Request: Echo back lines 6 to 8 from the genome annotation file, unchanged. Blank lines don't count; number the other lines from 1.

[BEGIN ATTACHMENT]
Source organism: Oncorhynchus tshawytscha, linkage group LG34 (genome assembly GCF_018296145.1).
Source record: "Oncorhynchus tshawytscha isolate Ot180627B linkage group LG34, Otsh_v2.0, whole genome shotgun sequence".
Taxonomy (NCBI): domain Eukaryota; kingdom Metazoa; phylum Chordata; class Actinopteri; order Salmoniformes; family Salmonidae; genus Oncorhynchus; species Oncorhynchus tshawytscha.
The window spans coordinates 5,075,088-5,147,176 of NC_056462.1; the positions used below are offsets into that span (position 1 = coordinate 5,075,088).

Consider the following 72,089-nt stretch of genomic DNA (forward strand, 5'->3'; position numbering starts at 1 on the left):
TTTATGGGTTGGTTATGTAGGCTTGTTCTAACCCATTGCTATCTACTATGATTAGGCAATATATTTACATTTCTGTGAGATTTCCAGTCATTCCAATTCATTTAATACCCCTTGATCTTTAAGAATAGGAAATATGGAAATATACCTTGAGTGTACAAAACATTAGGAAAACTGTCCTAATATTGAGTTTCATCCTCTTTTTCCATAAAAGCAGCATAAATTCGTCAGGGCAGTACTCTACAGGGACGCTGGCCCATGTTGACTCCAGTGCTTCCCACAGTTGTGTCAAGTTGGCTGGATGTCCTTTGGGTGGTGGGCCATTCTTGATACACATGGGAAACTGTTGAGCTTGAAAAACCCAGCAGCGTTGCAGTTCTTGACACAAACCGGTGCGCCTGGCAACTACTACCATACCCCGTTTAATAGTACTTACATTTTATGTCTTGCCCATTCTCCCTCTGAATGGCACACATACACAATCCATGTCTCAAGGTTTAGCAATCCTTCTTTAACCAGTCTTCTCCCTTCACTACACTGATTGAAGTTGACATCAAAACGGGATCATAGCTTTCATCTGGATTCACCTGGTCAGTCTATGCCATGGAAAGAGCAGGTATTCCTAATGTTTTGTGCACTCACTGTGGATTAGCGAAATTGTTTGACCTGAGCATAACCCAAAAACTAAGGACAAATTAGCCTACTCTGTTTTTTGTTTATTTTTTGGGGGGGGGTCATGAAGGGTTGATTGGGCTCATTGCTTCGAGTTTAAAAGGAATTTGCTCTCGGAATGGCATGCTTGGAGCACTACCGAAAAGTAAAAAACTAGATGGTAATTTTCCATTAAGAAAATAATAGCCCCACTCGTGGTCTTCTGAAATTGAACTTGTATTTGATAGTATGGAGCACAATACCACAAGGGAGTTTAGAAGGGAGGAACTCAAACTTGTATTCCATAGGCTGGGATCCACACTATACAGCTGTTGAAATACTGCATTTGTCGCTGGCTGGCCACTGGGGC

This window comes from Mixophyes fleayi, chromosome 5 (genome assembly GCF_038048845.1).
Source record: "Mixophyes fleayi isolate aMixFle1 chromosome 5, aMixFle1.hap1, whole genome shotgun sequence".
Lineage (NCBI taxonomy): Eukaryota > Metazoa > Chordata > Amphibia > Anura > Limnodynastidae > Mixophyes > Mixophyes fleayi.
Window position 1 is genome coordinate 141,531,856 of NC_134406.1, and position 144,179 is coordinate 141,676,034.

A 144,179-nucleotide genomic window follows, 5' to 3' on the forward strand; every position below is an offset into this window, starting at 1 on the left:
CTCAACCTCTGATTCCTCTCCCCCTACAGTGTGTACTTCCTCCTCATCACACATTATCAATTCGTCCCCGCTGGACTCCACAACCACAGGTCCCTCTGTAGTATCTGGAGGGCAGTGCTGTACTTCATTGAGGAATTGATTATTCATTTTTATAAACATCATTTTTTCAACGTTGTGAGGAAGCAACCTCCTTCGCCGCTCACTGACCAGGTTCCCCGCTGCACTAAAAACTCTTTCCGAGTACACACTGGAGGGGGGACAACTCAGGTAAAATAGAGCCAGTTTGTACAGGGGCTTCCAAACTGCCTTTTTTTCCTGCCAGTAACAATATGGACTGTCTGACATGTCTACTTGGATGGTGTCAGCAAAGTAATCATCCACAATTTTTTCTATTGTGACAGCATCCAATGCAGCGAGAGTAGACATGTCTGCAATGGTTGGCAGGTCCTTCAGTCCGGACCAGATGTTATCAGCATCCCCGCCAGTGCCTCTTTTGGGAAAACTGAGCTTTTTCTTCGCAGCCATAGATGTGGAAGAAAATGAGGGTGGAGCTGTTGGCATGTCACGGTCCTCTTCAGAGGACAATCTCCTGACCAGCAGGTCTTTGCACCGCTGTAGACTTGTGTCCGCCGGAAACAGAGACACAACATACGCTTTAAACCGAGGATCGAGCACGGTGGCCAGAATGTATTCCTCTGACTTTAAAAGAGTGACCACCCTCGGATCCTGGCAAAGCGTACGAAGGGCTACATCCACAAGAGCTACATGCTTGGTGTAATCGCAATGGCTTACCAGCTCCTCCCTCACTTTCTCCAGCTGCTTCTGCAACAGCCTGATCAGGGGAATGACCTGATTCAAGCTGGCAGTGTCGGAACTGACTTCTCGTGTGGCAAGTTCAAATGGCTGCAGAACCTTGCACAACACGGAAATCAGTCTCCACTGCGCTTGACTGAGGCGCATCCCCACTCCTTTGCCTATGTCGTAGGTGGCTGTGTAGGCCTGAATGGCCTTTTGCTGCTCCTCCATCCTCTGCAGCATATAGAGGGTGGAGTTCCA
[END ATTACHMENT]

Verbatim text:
TTTATGGGTTGGTTATGTAGGCTTGTTCTAACCCATTGCTATCTACTATGATTAGGCAATATATTTACATTTCTGTGAGATTTCCAGTCATTCCAATTCATTTAATACCCCTTGATCTTTAAGAATAGGAAATATGGAAATATACCTTGAGTGTACAAAACATTAGGAAAACTGTCCTAATATTGAGTTTCATCCTCTTTTTCCATAAAAGCAGCATAAATTCGTCAGGGCAGTACTCTACAGGGACGCTGGCCCATGTTGACTCCAGTGCTTCCCACAGTTGTGTCAAGTTGGCTGGATGTCCTTTGGGTGGTGGGCCATTCTTGATACACATGGGAAACTGTTGAGCTTGAAAAACCCAGCAGCGTTGCAGTTCTTGACACAAACCGGTGCGCCTGGCAACTACTACCATACCCCGTTTAATAGTACTTACATTTTATGTCTTGCCCATTCTCCCTCTGAATGGCACACATACACAATCCATGTCTCAAGGTTTAGCAATCCTTCTTTAACCAGTCTTCTCCCTTCACTACACTGATTGAAGTTGACATCAAAACGGGATCATAGCTTTCATCTGGATTCACCTGGTCAGTCTATGCCATGGAAAGAGCAGGTATTCCTAATGTTTTGTGCACTCACTGTGGATTAGCGAAATTGTTTGACCTGAGCATAACCCAAAAACTAAGGACAAATTAGCCTACTCTGTTTTTTGTTTATTTTTTGGGGGGGGGTCATGAAGGGTTGATTGGGCTCATTGCTTCGAGTTTAAAAGGAATTTGCTCTCGGAATGGCATGCTTGGAGCACTACCGAAAAGTAAAAAACTAGATGGTAATTTTCCATTAAGAAAATAATAGCCCCACTCGTGGTCTTCTGAAATTGAACTTGTATTTGATAGTATGGAGCACAATACCACAAGGGAGTTTAGAAGGGAGGAACTCAAACTTGTATTCCATAGGCTGGGATCCACACTATACAGCTGTTGAAATACTGCATTTGTCGCTGGCTGGCCACTGGGGC

This window comes from Mixophyes fleayi, chromosome 5 (genome assembly GCF_038048845.1).
Source record: "Mixophyes fleayi isolate aMixFle1 chromosome 5, aMixFle1.hap1, whole genome shotgun sequence".